This week we Jews observed the saddest day in our people’s tradition — Tisha B’Av (Yiddish: Tíshebov), the annual fast day which commemorates the anniversary of a number of disasters in Jewish history, primarily the destruction of both the first and second temples in Jerusalem. On this day of mourning and lamentation we fast. While sitting on the floor and reading the Book of Lamentations and the Kinoys (sacred poems of mourning), I thought about the Tíshebov tradition of visiting graves of our great sages and of departed family members.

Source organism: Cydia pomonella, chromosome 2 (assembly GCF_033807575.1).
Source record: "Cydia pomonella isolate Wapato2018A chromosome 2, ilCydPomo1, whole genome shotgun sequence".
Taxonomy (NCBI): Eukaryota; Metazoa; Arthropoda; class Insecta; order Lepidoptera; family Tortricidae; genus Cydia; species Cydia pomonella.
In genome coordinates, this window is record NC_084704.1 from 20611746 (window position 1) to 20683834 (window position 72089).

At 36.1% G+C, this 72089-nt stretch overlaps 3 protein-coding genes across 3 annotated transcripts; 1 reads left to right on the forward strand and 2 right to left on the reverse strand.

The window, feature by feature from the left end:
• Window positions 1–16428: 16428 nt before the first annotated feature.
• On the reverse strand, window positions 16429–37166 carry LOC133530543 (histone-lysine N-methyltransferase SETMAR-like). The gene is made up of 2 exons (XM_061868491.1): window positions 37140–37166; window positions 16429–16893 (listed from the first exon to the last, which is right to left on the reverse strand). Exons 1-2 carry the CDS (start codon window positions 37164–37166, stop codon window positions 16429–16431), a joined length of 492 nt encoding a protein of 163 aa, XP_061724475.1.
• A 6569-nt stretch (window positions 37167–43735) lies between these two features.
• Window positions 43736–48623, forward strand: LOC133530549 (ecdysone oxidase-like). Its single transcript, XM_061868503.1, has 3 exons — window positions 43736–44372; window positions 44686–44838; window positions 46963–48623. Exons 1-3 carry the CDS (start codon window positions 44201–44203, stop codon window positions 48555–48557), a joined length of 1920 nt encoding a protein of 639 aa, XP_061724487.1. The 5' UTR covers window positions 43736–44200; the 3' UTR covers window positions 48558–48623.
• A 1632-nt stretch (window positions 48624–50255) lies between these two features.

In Vílne (Vilnius), this tradition was observed for ages by visiting the Piramónt cemetery, where throughout a period of more than five hundred years hundreds of thousands have been buried there — the Jews of Vílne, our ancestors among them — and so many illustrious rabbis and sages, who passed on the infinite treasures of their wisdom to us, to help us find the most honest and ethical way of life. It is, in our belief, on account of their merits that the rebuilding of the third temple will come sooner.